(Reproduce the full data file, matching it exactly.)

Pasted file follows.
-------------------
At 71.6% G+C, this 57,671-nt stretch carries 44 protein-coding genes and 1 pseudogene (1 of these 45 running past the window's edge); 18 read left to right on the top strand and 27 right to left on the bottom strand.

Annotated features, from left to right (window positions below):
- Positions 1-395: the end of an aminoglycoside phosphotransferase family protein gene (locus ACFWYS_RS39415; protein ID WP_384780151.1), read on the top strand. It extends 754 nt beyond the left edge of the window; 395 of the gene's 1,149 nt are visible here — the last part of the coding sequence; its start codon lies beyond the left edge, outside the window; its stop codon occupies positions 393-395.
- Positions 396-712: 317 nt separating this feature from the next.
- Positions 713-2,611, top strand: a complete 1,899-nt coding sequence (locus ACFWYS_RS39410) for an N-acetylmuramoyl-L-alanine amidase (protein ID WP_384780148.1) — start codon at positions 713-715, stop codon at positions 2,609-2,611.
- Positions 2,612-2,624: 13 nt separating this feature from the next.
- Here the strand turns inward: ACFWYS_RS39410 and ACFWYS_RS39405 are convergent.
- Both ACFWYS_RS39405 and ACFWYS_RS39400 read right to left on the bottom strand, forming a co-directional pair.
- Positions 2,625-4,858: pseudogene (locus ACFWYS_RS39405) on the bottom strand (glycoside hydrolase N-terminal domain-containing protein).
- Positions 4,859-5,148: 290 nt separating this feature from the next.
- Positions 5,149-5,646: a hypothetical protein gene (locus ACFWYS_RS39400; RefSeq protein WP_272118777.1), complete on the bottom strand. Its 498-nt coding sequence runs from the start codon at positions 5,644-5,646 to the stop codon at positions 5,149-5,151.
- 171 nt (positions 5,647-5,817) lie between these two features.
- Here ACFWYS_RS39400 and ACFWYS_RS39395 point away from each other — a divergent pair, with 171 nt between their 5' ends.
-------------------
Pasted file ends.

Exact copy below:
At 71.6% G+C, this 57,671-nt stretch carries 44 protein-coding genes and 1 pseudogene (1 of these 45 running past the window's edge); 18 read left to right on the top strand and 27 right to left on the bottom strand.

Annotated features, from left to right (window positions below):
- Positions 1-395: the end of an aminoglycoside phosphotransferase family protein gene (locus ACFWYS_RS39415; protein ID WP_384780151.1), read on the top strand. It extends 754 nt beyond the left edge of the window; 395 of the gene's 1,149 nt are visible here — the last part of the coding sequence; its start codon lies beyond the left edge, outside the window; its stop codon occupies positions 393-395.
- Positions 396-712: 317 nt separating this feature from the next.
- Positions 713-2,611, top strand: a complete 1,899-nt coding sequence (locus ACFWYS_RS39410) for an N-acetylmuramoyl-L-alanine amidase (protein ID WP_384780148.1) — start codon at positions 713-715, stop codon at positions 2,609-2,611.
- Positions 2,612-2,624: 13 nt separating this feature from the next.
- Here the strand turns inward: ACFWYS_RS39410 and ACFWYS_RS39405 are convergent.
- Both ACFWYS_RS39405 and ACFWYS_RS39400 read right to left on the bottom strand, forming a co-directional pair.
- Positions 2,625-4,858: pseudogene (locus ACFWYS_RS39405) on the bottom strand (glycoside hydrolase N-terminal domain-containing protein).
- Positions 4,859-5,148: 290 nt separating this feature from the next.
- Positions 5,149-5,646: a hypothetical protein gene (locus ACFWYS_RS39400; RefSeq protein WP_272118777.1), complete on the bottom strand. Its 498-nt coding sequence runs from the start codon at positions 5,644-5,646 to the stop codon at positions 5,149-5,151.
- 171 nt (positions 5,647-5,817) lie between these two features.
- Here ACFWYS_RS39400 and ACFWYS_RS39395 point away from each other — a divergent pair, with 171 nt between their 5' ends.